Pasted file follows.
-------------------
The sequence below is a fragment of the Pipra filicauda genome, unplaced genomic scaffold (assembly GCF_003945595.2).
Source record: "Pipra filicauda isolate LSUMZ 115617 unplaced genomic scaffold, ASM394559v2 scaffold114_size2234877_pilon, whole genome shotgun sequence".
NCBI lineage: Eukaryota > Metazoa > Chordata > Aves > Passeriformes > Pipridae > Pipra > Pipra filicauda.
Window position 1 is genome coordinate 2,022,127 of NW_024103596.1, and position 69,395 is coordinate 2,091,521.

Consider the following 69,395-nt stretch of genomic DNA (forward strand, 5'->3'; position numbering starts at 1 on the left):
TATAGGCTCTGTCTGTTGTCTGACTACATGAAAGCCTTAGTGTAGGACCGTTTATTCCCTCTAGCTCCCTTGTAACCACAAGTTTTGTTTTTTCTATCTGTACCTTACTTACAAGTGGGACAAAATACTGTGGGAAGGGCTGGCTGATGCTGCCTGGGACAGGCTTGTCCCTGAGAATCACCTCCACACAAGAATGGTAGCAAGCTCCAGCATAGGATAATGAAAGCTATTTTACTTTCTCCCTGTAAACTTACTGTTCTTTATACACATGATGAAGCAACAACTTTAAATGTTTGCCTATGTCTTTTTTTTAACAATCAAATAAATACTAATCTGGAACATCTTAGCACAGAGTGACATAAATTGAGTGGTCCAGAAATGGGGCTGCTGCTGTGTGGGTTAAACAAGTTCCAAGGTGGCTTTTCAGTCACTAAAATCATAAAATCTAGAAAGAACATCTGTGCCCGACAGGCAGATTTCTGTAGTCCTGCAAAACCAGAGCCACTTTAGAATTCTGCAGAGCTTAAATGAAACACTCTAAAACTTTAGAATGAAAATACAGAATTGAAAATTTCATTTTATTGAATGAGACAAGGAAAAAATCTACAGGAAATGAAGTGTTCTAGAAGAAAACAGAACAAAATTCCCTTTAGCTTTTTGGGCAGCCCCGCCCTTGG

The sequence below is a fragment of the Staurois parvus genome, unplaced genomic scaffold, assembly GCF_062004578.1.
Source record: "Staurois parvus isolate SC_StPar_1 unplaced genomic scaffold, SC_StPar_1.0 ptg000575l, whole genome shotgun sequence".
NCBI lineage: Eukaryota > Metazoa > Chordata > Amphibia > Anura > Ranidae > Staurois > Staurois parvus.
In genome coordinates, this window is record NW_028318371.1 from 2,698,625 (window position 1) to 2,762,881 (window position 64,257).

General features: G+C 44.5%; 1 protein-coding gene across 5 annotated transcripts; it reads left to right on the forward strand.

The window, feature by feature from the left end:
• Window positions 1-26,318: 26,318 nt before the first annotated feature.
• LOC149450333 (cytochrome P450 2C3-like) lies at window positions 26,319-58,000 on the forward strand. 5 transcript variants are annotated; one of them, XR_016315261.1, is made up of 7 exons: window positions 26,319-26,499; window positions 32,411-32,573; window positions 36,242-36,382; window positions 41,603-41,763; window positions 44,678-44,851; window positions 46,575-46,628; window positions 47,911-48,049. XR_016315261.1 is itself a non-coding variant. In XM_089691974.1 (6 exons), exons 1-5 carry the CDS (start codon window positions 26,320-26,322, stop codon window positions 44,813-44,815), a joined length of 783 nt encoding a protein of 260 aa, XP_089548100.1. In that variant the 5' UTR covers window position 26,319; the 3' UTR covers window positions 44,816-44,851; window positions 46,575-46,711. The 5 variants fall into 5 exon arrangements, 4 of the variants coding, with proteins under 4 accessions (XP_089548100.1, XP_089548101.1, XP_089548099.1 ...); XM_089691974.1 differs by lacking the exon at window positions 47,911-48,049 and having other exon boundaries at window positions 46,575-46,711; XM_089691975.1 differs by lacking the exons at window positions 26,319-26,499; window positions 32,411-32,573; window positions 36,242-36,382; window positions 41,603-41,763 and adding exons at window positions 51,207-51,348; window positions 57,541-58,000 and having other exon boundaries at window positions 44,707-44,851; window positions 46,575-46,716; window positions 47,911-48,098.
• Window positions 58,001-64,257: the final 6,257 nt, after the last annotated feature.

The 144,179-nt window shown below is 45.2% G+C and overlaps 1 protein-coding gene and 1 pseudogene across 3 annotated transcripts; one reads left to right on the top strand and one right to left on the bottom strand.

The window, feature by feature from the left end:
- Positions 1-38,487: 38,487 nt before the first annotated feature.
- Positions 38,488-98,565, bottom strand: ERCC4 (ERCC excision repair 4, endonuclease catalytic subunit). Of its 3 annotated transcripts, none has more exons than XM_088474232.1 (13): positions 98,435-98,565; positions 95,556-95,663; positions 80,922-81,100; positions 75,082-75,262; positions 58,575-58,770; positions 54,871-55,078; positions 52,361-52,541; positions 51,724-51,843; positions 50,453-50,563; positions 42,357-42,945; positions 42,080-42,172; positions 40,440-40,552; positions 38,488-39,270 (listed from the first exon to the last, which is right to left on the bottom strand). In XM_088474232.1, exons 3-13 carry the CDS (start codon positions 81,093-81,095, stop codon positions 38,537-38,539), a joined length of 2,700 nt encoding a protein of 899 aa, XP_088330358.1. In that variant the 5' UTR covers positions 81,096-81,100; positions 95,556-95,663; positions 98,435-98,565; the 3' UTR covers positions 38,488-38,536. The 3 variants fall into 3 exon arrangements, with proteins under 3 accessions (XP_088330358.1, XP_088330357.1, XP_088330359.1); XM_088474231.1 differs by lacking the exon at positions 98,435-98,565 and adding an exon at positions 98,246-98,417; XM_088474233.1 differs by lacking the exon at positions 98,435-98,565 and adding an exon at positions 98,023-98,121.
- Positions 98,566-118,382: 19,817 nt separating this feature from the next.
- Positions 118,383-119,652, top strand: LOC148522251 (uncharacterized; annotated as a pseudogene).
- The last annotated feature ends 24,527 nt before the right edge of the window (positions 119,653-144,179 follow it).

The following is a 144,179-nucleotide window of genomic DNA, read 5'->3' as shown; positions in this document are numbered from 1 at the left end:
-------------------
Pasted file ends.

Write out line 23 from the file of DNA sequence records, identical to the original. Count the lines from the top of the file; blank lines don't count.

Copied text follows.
The following is a 144,179-nucleotide window of genomic DNA, read 5'->3' as shown; positions in this document are numbered from 1 at the left end: